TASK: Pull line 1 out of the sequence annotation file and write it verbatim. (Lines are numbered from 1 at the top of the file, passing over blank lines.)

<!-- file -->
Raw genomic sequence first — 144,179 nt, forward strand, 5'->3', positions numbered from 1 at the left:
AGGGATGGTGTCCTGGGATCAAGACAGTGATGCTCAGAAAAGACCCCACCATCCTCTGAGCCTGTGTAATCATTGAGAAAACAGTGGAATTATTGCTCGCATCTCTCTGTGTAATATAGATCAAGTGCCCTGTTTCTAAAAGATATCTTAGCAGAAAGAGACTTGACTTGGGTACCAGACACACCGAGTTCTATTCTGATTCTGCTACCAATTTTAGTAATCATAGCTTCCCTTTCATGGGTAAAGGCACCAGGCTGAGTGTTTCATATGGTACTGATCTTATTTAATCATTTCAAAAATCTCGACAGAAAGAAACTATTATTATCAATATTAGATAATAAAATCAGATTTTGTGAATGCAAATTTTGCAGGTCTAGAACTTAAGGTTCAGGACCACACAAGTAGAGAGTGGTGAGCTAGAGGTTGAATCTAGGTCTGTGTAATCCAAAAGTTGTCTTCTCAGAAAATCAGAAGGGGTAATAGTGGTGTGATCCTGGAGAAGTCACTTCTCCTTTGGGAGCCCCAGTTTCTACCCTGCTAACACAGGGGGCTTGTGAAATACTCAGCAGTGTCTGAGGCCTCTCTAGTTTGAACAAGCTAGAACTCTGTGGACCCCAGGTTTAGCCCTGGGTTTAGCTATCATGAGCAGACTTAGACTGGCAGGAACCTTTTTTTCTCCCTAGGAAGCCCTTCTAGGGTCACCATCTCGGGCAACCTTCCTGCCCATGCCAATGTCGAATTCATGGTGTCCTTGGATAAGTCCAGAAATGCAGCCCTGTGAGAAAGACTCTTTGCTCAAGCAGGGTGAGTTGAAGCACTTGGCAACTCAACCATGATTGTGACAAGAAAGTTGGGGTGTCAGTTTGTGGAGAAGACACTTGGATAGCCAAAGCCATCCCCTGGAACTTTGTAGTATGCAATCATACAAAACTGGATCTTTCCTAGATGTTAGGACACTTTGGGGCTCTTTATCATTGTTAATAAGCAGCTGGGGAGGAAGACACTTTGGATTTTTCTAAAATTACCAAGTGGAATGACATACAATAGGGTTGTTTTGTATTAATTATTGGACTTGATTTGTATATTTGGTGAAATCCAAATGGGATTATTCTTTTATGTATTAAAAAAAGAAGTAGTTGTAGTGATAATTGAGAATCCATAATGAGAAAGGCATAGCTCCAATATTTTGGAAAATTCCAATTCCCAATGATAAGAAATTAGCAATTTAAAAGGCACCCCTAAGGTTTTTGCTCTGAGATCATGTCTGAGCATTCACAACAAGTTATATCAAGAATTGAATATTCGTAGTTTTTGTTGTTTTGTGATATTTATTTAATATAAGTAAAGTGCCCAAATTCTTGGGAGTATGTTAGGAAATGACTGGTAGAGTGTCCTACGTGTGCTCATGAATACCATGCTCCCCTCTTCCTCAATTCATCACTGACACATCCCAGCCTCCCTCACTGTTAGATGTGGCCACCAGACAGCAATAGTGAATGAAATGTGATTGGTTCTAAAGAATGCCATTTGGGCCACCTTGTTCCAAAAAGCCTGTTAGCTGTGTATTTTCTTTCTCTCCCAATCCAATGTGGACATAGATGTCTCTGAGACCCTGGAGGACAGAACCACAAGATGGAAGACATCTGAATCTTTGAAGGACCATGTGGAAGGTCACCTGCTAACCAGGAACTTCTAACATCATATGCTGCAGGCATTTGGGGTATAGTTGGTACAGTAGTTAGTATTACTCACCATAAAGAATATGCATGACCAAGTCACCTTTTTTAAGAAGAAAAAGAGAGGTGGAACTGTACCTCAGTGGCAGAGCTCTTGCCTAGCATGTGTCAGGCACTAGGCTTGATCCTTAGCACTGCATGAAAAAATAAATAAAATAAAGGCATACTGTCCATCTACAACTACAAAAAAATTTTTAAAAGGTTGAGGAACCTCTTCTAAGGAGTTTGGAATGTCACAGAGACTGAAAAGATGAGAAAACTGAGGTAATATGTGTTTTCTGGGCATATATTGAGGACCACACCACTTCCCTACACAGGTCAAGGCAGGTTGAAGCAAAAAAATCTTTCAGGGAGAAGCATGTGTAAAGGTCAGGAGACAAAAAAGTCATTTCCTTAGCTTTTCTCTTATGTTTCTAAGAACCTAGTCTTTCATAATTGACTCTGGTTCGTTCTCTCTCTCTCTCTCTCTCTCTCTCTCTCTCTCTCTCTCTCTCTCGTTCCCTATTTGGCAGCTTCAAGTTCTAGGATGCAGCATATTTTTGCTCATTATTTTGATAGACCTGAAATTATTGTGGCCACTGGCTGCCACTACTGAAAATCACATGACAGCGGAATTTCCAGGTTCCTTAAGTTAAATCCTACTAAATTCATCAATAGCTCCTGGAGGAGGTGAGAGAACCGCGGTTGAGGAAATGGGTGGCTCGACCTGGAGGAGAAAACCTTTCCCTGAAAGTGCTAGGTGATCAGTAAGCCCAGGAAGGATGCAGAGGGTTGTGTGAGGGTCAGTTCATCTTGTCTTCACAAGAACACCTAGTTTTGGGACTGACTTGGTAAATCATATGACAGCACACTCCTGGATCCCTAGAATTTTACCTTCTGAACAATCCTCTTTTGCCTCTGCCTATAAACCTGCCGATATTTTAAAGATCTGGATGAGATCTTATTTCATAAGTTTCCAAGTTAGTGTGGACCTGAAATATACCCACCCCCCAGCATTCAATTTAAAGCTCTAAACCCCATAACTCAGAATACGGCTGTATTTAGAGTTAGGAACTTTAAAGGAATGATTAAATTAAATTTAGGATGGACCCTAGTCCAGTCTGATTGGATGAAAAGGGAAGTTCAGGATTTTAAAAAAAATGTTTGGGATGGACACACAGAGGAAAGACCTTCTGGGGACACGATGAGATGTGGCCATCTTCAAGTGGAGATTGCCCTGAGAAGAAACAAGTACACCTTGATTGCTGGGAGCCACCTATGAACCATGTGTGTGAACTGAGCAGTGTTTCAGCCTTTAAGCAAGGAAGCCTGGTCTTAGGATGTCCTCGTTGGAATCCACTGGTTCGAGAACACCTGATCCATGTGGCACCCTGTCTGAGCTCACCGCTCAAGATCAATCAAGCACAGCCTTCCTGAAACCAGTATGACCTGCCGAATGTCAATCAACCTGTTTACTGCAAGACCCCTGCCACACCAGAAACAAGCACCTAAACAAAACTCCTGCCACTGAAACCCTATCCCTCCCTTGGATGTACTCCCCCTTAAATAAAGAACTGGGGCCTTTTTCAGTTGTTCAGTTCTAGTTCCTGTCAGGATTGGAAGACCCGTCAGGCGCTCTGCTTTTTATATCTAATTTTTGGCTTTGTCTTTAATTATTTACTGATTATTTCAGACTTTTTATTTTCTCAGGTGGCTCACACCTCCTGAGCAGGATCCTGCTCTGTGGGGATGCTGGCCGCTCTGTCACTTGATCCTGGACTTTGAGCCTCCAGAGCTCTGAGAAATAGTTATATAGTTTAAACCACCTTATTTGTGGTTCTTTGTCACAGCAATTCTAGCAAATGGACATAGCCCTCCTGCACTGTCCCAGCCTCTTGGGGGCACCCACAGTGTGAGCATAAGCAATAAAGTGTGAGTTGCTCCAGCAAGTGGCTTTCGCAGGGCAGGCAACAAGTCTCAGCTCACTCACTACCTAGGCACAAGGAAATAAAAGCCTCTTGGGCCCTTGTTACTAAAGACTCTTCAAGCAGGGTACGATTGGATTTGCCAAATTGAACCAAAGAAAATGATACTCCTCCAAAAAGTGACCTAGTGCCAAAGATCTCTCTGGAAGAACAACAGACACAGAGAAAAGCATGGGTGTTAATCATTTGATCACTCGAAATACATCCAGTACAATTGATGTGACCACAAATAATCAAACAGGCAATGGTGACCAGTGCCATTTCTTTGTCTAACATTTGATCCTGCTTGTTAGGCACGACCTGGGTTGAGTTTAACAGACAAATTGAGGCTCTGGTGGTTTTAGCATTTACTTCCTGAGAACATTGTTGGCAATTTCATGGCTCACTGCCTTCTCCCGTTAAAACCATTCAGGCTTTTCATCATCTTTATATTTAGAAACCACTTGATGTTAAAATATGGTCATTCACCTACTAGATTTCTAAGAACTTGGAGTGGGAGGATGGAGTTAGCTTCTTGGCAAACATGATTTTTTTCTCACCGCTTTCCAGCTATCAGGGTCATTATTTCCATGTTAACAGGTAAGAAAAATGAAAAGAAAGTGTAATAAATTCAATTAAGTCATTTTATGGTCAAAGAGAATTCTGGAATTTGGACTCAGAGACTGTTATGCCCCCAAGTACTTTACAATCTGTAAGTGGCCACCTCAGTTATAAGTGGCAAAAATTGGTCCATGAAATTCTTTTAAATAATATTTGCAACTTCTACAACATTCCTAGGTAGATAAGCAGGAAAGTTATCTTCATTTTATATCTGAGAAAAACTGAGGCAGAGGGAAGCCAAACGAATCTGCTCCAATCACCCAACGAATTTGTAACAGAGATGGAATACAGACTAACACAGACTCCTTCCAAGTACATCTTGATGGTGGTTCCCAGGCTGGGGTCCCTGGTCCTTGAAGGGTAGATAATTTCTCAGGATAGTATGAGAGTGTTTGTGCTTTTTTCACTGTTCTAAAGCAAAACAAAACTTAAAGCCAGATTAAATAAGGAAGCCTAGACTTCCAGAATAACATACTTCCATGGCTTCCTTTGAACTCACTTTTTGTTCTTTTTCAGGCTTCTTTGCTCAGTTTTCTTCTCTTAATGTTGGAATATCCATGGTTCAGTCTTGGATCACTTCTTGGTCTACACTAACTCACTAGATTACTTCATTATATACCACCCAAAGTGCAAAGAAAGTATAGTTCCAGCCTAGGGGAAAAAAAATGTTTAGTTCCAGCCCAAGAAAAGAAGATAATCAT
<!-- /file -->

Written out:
Raw genomic sequence first — 144,179 nt, forward strand, 5'->3', positions numbered from 1 at the left: